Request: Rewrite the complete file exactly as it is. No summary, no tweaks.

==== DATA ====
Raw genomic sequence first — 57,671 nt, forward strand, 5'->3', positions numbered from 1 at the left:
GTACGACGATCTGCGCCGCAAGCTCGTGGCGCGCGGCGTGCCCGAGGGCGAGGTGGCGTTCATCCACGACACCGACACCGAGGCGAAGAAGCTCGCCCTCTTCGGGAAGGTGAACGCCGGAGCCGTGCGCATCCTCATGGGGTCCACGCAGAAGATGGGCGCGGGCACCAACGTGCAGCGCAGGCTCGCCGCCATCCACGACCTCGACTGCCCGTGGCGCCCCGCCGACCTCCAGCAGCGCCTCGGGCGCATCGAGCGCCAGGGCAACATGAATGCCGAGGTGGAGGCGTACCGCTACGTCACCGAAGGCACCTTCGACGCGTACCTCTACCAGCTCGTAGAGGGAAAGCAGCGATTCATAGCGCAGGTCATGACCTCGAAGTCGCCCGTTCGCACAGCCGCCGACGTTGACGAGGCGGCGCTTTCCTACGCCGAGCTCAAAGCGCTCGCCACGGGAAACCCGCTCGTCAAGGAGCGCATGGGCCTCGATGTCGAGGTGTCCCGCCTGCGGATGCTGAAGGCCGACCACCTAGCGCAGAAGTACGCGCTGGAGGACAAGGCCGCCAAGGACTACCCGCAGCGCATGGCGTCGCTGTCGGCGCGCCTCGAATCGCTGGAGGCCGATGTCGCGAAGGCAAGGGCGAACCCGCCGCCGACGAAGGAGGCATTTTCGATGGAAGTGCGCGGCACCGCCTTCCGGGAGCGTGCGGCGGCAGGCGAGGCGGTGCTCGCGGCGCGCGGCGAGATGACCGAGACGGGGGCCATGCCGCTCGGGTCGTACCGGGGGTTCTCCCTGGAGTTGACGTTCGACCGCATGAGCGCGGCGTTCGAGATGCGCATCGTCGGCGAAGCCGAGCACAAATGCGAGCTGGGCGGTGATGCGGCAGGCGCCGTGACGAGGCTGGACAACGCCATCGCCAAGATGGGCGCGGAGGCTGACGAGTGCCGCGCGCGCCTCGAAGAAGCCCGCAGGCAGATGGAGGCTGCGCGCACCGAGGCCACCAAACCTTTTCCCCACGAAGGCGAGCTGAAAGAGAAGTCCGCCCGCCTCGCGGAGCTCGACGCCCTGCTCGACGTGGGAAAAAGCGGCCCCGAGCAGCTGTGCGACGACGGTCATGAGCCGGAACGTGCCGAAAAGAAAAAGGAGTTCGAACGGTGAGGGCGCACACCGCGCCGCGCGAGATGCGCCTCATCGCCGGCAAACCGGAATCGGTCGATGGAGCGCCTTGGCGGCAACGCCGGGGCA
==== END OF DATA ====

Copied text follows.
Raw genomic sequence first — 57,671 nt, forward strand, 5'->3', positions numbered from 1 at the left:
GTACGACGATCTGCGCCGCAAGCTCGTGGCGCGCGGCGTGCCCGAGGGCGAGGTGGCGTTCATCCACGACACCGACACCGAGGCGAAGAAGCTCGCCCTCTTCGGGAAGGTGAACGCCGGAGCCGTGCGCATCCTCATGGGGTCCACGCAGAAGATGGGCGCGGGCACCAACGTGCAGCGCAGGCTCGCCGCCATCCACGACCTCGACTGCCCGTGGCGCCCCGCCGACCTCCAGCAGCGCCTCGGGCGCATCGAGCGCCAGGGCAACATGAATGCCGAGGTGGAGGCGTACCGCTACGTCACCGAAGGCACCTTCGACGCGTACCTCTACCAGCTCGTAGAGGGAAAGCAGCGATTCATAGCGCAGGTCATGACCTCGAAGTCGCCCGTTCGCACAGCCGCCGACGTTGACGAGGCGGCGCTTTCCTACGCCGAGCTCAAAGCGCTCGCCACGGGAAACCCGCTCGTCAAGGAGCGCATGGGCCTCGATGTCGAGGTGTCCCGCCTGCGGATGCTGAAGGCCGACCACCTAGCGCAGAAGTACGCGCTGGAGGACAAGGCCGCCAAGGACTACCCGCAGCGCATGGCGTCGCTGTCGGCGCGCCTCGAATCGCTGGAGGCCGATGTCGCGAAGGCAAGGGCGAACCCGCCGCCGACGAAGGAGGCATTTTCGATGGAAGTGCGCGGCACCGCCTTCCGGGAGCGTGCGGCGGCAGGCGAGGCGGTGCTCGCGGCGCGCGGCGAGATGACCGAGACGGGGGCCATGCCGCTCGGGTCGTACCGGGGGTTCTCCCTGGAGTTGACGTTCGACCGCATGAGCGCGGCGTTCGAGATGCGCATCGTCGGCGAAGCCGAGCACAAATGCGAGCTGGGCGGTGATGCGGCAGGCGCCGTGACGAGGCTGGACAACGCCATCGCCAAGATGGGCGCGGAGGCTGACGAGTGCCGCGCGCGCCTCGAAGAAGCCCGCAGGCAGATGGAGGCTGCGCGCACCGAGGCCACCAAACCTTTTCCCCACGAAGGCGAGCTGAAAGAGAAGTCCGCCCGCCTCGCGGAGCTCGACGCCCTGCTCGACGTGGGAAAAAGCGGCCCCGAGCAGCTGTGCGACGACGGTCATGAGCCGGAACGTGCCGAAAAGAAAAAGGAGTTCGAACGGTGAGGGCGCACACCGCGCCGCGCGAGATGCGCCTCATCGCCGGCAAACCGGAATCGGTCGATGGAGCGCCTTGGCGGCAACGCCGGGGCA